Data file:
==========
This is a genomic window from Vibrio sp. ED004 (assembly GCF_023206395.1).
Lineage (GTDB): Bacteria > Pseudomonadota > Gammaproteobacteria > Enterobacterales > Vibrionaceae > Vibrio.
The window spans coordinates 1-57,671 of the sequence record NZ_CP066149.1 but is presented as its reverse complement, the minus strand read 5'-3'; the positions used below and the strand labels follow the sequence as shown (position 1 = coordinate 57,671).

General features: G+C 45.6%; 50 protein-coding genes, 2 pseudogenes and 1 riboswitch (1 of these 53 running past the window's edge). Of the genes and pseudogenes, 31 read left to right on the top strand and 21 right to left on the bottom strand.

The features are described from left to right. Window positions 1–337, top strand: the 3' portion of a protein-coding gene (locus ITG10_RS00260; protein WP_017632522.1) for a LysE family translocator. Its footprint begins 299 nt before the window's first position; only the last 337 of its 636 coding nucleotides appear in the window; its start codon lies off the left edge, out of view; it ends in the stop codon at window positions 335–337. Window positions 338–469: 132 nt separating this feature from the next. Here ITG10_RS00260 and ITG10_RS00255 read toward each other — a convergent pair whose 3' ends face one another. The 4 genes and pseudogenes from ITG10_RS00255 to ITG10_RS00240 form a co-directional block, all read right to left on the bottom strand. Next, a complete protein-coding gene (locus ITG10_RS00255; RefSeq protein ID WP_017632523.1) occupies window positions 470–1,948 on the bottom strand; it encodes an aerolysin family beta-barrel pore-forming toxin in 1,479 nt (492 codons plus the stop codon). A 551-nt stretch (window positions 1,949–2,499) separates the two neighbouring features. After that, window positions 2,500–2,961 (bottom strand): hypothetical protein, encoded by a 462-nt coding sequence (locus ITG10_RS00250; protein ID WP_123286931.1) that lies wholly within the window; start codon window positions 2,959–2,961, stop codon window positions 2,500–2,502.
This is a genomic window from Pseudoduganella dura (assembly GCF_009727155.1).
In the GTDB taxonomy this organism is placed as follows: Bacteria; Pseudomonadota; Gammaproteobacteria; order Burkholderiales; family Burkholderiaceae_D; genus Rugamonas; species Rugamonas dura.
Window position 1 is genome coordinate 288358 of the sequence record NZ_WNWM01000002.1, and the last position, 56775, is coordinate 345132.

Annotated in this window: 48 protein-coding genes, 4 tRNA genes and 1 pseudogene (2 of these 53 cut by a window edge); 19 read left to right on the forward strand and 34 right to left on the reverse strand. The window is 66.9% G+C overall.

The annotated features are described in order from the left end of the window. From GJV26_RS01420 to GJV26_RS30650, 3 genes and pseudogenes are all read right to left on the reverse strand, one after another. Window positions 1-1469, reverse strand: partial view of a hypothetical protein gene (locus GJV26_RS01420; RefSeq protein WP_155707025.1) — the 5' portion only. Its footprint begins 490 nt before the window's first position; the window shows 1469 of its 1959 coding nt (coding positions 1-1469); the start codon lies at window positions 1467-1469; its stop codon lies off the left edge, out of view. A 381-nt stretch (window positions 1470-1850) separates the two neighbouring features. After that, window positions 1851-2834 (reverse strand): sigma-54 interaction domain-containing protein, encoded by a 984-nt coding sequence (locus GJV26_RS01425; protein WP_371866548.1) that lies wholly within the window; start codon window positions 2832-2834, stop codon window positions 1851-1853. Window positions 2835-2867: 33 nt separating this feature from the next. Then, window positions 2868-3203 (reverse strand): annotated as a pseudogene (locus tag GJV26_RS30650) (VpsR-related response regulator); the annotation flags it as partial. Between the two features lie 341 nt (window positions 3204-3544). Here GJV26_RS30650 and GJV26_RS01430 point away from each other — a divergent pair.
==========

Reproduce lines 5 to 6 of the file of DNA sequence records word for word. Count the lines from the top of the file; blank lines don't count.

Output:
The features are described from left to right. Window positions 1–337, top strand: the 3' portion of a protein-coding gene (locus ITG10_RS00260; protein WP_017632522.1) for a LysE family translocator. Its footprint begins 299 nt before the window's first position; only the last 337 of its 636 coding nucleotides appear in the window; its start codon lies off the left edge, out of view; it ends in the stop codon at window positions 335–337. Window positions 338–469: 132 nt separating this feature from the next. Here ITG10_RS00260 and ITG10_RS00255 read toward each other — a convergent pair whose 3' ends face one another. The 4 genes and pseudogenes from ITG10_RS00255 to ITG10_RS00240 form a co-directional block, all read right to left on the bottom strand. Next, a complete protein-coding gene (locus ITG10_RS00255; RefSeq protein ID WP_017632523.1) occupies window positions 470–1,948 on the bottom strand; it encodes an aerolysin family beta-barrel pore-forming toxin in 1,479 nt (492 codons plus the stop codon). A 551-nt stretch (window positions 1,949–2,499) separates the two neighbouring features. After that, window positions 2,500–2,961 (bottom strand): hypothetical protein, encoded by a 462-nt coding sequence (locus ITG10_RS00250; protein ID WP_123286931.1) that lies wholly within the window; start codon window positions 2,959–2,961, stop codon window positions 2,500–2,502.
This is a genomic window from Pseudoduganella dura (assembly GCF_009727155.1).